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Bonnie Tyler Leads Post-Eclipse Sales, Streaming Gains

Pink Floyd's "Eclipse," The Beatles' "Here Comes the Sun" and Bill Withers' "Ain't No Sunshine" are also among the songs that saw sales and streaming spikes in the U.S. around the Aug. 21 solar…

Bonnie Tyler’s “Total Eclipse of the Heart” breaks onto Billboard’s Digital Song Sales chart for the first time, debuting at No. 13 on the chart dated Sept. 9 with 31,000 digital downloads sold in the week ending Aug. 24 (up 546 percent), according to Nielsen Music. That’s the song’s biggest digital sales week ever.

It shouldn’t be tough to figure out why the song did so well — the 1983 Billboard Hot 100 No. 1 hit returned to national prominence following the Aug. 21 total solar eclipse that passed across the United States. To capitalize on the song’s surge in popularity, Tyler even performed the song on a Royal Caribbean cruise ship on Aug. 21 in the Caribbean Sea with DNCE as her backing band.

But Tyler’s song wasn’t the only track to gain in domestic sales and streams. Though it may have reached loftier heights than any other eclipse-related tracks, “Heart” was the first in a line of songs to see spikes in activity around the eclipse, with many making chart waves as a result.

In terms of overall percentage gains, however, Tyler’s track reigned supreme, posting a 546 percent bump in digital sales to 31,000 downloads – good enough for No. 13 on Digital Song Sales. In terms of the top 750 most-sold songs in the country in the tracking week ending Aug. 24, it was followed by another version of “Total Eclipse of the Heart” – Nicki French’s 1995 dance rendition (a No. 2 hit on the Billboard Hot 100 in the spring of 1995), which rose 397 percent to 1,000 downloads.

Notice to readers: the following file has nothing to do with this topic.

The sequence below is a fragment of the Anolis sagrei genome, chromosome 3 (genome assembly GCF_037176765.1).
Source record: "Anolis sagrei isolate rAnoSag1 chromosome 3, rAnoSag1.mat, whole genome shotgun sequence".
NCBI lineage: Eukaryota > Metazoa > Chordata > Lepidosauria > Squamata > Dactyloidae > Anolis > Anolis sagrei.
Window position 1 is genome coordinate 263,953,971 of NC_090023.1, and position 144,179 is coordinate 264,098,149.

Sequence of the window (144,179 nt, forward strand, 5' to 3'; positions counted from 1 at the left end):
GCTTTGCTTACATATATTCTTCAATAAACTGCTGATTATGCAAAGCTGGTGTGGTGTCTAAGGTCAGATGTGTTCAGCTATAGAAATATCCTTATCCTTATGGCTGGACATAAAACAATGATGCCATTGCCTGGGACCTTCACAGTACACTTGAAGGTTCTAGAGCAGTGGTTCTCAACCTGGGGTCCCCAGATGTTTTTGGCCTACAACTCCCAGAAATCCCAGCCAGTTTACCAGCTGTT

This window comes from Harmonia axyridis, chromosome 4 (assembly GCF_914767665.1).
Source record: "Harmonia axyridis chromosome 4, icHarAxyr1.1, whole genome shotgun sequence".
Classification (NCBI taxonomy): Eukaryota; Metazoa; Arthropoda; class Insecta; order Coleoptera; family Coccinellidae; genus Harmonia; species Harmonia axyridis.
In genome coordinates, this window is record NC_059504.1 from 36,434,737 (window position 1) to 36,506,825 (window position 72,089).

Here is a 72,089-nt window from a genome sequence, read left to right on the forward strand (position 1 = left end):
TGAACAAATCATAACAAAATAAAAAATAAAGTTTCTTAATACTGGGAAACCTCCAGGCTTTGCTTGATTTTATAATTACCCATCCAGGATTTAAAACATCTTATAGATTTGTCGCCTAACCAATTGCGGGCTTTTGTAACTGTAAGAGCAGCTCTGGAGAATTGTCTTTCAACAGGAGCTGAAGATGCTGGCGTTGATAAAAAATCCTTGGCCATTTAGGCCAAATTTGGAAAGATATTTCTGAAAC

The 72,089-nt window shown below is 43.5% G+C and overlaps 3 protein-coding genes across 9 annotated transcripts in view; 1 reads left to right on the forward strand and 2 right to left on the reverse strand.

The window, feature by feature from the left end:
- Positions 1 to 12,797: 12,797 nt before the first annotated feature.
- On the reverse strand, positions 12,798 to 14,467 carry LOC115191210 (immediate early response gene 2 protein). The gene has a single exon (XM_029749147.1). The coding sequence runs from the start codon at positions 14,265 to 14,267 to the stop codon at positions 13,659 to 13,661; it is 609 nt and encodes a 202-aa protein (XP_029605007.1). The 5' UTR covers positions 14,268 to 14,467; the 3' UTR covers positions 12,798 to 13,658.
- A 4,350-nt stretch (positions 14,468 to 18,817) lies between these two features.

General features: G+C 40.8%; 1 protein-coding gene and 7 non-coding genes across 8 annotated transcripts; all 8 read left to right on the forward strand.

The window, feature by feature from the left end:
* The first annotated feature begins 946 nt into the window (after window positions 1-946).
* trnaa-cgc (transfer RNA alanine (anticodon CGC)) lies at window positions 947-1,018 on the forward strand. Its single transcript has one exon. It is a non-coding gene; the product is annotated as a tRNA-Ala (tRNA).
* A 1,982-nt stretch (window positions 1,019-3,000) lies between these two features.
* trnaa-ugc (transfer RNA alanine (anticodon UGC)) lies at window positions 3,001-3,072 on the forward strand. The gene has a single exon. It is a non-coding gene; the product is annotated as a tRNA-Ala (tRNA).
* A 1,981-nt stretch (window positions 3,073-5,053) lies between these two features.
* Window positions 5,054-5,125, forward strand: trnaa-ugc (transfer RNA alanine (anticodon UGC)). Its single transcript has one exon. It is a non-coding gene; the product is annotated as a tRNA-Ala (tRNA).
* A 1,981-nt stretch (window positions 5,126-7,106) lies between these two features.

Behind the two versions of “Heart” in terms of percentage gains were Pink Floyd’s “Eclipse” (4,000 downloads, up 377 percent), Cat Stevens’ “Moonshadow” (2,000 downloads, up 242 percent) and Manfred Mann’s Earth Band’s “Blinded By the Light” (3,000 downloads, up 205 percent).


Meanwhile, Tyler’s 31,000-download sum was the best for songs that gained due to the eclipse, followed by The Beatles’ “Here Comes the Sun” (5,000, up 111 percent), Pink Floyd’s “Eclipse” (4,000), Creedence Clearwater Revival’s “Bad Moon Rising” (3,000, up 89 percent) and Soundgarden’s “Black Hole Sun” (3,000, up 157 percent).

Tyler’s “Heart” also attained a 221 percent boost in on-demand U.S. streams, earning 3.8 million video and audio streams in all. Pink Floyd’s “Eclipse,” at a 202 percent gain (700,000 in all), represented the second-best streaming jump.

The Beatles’ “Here Comes the Sun” and Floyd’s “Eclipse” both impact the Rock Digital Song Sales chart due to their sales gains, as “Here Comes the Sun” re-enters at No. 13 and “Eclipse” bows at No. 24. Meanwhile, Soundgarden’s “Black Hole Sun” re-enters Hard Rock Digital Song Sales at No. 10. And on R&B Digital Song Sales, Bill Withers’ “Ain’t No Sunshine” returns at No. 19, accruing 3,000 downloads.